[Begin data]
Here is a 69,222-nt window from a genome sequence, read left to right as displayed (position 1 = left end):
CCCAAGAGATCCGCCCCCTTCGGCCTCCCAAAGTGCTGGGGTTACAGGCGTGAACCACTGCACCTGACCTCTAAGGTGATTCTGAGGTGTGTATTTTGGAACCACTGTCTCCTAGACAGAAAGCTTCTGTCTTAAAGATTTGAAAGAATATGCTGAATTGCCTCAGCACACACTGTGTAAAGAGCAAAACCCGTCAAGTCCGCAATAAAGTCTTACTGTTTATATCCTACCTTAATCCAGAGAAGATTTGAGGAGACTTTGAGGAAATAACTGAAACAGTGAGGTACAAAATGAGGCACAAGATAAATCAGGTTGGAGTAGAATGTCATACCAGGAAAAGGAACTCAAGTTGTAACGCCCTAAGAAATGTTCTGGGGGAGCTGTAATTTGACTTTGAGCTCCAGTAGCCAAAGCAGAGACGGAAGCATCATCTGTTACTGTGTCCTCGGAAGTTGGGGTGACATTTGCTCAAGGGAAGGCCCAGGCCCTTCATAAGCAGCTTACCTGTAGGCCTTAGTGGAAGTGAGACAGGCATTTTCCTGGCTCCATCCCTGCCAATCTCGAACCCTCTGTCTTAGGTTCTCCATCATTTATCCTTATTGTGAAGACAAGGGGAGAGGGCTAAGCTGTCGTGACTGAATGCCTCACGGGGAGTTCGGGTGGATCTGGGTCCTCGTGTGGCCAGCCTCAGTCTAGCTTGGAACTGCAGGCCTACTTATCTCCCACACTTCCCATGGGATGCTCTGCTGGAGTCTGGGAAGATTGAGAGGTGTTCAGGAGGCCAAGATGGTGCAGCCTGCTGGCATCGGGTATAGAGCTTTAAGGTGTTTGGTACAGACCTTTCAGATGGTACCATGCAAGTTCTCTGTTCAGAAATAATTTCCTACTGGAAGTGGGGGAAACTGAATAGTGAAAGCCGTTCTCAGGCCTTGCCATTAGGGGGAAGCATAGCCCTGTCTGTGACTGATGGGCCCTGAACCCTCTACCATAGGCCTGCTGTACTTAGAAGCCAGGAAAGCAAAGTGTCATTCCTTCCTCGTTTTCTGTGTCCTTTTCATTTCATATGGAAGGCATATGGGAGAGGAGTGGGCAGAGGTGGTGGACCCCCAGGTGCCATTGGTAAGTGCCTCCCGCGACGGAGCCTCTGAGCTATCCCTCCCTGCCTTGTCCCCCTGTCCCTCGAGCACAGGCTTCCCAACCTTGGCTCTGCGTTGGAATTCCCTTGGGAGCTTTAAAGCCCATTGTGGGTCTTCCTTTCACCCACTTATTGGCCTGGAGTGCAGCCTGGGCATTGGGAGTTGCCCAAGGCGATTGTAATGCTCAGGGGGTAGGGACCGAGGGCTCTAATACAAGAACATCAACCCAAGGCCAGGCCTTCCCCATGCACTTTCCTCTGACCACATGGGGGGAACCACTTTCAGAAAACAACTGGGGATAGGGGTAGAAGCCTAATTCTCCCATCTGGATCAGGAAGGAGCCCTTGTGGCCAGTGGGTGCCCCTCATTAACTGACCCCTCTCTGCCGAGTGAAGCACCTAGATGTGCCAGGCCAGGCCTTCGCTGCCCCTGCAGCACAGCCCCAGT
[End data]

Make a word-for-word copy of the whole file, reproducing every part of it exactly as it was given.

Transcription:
Here is a 69,222-nt window from a genome sequence, read left to right as displayed (position 1 = left end):
CCCAAGAGATCCGCCCCCTTCGGCCTCCCAAAGTGCTGGGGTTACAGGCGTGAACCACTGCACCTGACCTCTAAGGTGATTCTGAGGTGTGTATTTTGGAACCACTGTCTCCTAGACAGAAAGCTTCTGTCTTAAAGATTTGAAAGAATATGCTGAATTGCCTCAGCACACACTGTGTAAAGAGCAAAACCCGTCAAGTCCGCAATAAAGTCTTACTGTTTATATCCTACCTTAATCCAGAGAAGATTTGAGGAGACTTTGAGGAAATAACTGAAACAGTGAGGTACAAAATGAGGCACAAGATAAATCAGGTTGGAGTAGAATGTCATACCAGGAAAAGGAACTCAAGTTGTAACGCCCTAAGAAATGTTCTGGGGGAGCTGTAATTTGACTTTGAGCTCCAGTAGCCAAAGCAGAGACGGAAGCATCATCTGTTACTGTGTCCTCGGAAGTTGGGGTGACATTTGCTCAAGGGAAGGCCCAGGCCCTTCATAAGCAGCTTACCTGTAGGCCTTAGTGGAAGTGAGACAGGCATTTTCCTGGCTCCATCCCTGCCAATCTCGAACCCTCTGTCTTAGGTTCTCCATCATTTATCCTTATTGTGAAGACAAGGGGAGAGGGCTAAGCTGTCGTGACTGAATGCCTCACGGGGAGTTCGGGTGGATCTGGGTCCTCGTGTGGCCAGCCTCAGTCTAGCTTGGAACTGCAGGCCTACTTATCTCCCACACTTCCCATGGGATGCTCTGCTGGAGTCTGGGAAGATTGAGAGGTGTTCAGGAGGCCAAGATGGTGCAGCCTGCTGGCATCGGGTATAGAGCTTTAAGGTGTTTGGTACAGACCTTTCAGATGGTACCATGCAAGTTCTCTGTTCAGAAATAATTTCCTACTGGAAGTGGGGGAAACTGAATAGTGAAAGCCGTTCTCAGGCCTTGCCATTAGGGGGAAGCATAGCCCTGTCTGTGACTGATGGGCCCTGAACCCTCTACCATAGGCCTGCTGTACTTAGAAGCCAGGAAAGCAAAGTGTCATTCCTTCCTCGTTTTCTGTGTCCTTTTCATTTCATATGGAAGGCATATGGGAGAGGAGTGGGCAGAGGTGGTGGACCCCCAGGTGCCATTGGTAAGTGCCTCCCGCGACGGAGCCTCTGAGCTATCCCTCCCTGCCTTGTCCCCCTGTCCCTCGAGCACAGGCTTCCCAACCTTGGCTCTGCGTTGGAATTCCCTTGGGAGCTTTAAAGCCCATTGTGGGTCTTCCTTTCACCCACTTATTGGCCTGGAGTGCAGCCTGGGCATTGGGAGTTGCCCAAGGCGATTGTAATGCTCAGGGGGTAGGGACCGAGGGCTCTAATACAAGAACATCAACCCAAGGCCAGGCCTTCCCCATGCACTTTCCTCTGACCACATGGGGGGAACCACTTTCAGAAAACAACTGGGGATAGGGGTAGAAGCCTAATTCTCCCATCTGGATCAGGAAGGAGCCCTTGTGGCCAGTGGGTGCCCCTCATTAACTGACCCCTCTCTGCCGAGTGAAGCACCTAGATGTGCCAGGCCAGGCCTTCGCTGCCCCTGCAGCACAGCCCCAGT